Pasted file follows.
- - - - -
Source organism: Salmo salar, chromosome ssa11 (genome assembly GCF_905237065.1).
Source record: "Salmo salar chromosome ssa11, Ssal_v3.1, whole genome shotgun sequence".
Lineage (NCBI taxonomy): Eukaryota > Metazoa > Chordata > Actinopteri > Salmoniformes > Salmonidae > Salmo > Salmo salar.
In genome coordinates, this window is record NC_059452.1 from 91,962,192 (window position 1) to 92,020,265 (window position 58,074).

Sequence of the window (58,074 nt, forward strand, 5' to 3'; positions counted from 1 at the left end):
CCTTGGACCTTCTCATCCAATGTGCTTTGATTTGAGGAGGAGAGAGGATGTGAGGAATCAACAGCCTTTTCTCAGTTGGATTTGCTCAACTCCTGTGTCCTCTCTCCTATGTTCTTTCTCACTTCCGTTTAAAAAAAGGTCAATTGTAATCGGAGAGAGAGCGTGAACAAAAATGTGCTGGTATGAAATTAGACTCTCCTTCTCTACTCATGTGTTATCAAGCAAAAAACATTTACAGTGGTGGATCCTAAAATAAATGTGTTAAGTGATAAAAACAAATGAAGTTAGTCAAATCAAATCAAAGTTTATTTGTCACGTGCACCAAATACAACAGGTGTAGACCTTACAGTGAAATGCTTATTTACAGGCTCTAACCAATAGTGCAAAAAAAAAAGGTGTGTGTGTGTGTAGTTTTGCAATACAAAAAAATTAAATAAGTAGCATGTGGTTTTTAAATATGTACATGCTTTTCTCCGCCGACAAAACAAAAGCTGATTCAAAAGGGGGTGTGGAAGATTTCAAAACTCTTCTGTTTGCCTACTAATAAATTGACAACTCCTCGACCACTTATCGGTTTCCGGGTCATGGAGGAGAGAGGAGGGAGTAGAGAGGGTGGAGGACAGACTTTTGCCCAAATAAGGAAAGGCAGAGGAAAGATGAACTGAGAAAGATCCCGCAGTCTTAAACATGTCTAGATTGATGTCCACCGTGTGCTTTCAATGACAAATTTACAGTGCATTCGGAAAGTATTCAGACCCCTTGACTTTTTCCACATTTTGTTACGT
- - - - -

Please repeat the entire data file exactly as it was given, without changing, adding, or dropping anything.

Source organism: Salmo salar, chromosome ssa11 (genome assembly GCF_905237065.1).
Source record: "Salmo salar chromosome ssa11, Ssal_v3.1, whole genome shotgun sequence".
Lineage (NCBI taxonomy): Eukaryota > Metazoa > Chordata > Actinopteri > Salmoniformes > Salmonidae > Salmo > Salmo salar.
In genome coordinates, this window is record NC_059452.1 from 91,962,192 (window position 1) to 92,020,265 (window position 58,074).

Sequence of the window (58,074 nt, forward strand, 5' to 3'; positions counted from 1 at the left end):
CCTTGGACCTTCTCATCCAATGTGCTTTGATTTGAGGAGGAGAGAGGATGTGAGGAATCAACAGCCTTTTCTCAGTTGGATTTGCTCAACTCCTGTGTCCTCTCTCCTATGTTCTTTCTCACTTCCGTTTAAAAAAAGGTCAATTGTAATCGGAGAGAGAGCGTGAACAAAAATGTGCTGGTATGAAATTAGACTCTCCTTCTCTACTCATGTGTTATCAAGCAAAAAACATTTACAGTGGTGGATCCTAAAATAAATGTGTTAAGTGATAAAAACAAATGAAGTTAGTCAAATCAAATCAAAGTTTATTTGTCACGTGCACCAAATACAACAGGTGTAGACCTTACAGTGAAATGCTTATTTACAGGCTCTAACCAATAGTGCAAAAAAAAAAGGTGTGTGTGTGTGTAGTTTTGCAATACAAAAAAATTAAATAAGTAGCATGTGGTTTTTAAATATGTACATGCTTTTCTCCGCCGACAAAACAAAAGCTGATTCAAAAGGGGGTGTGGAAGATTTCAAAACTCTTCTGTTTGCCTACTAATAAATTGACAACTCCTCGACCACTTATCGGTTTCCGGGTCATGGAGGAGAGAGGAGGGAGTAGAGAGGGTGGAGGACAGACTTTTGCCCAAATAAGGAAAGGCAGAGGAAAGATGAACTGAGAAAGATCCCGCAGTCTTAAACATGTCTAGATTGATGTCCACCGTGTGCTTTCAATGACAAATTTACAGTGCATTCGGAAAGTATTCAGACCCCTTGACTTTTTCCACATTTTGTTACGT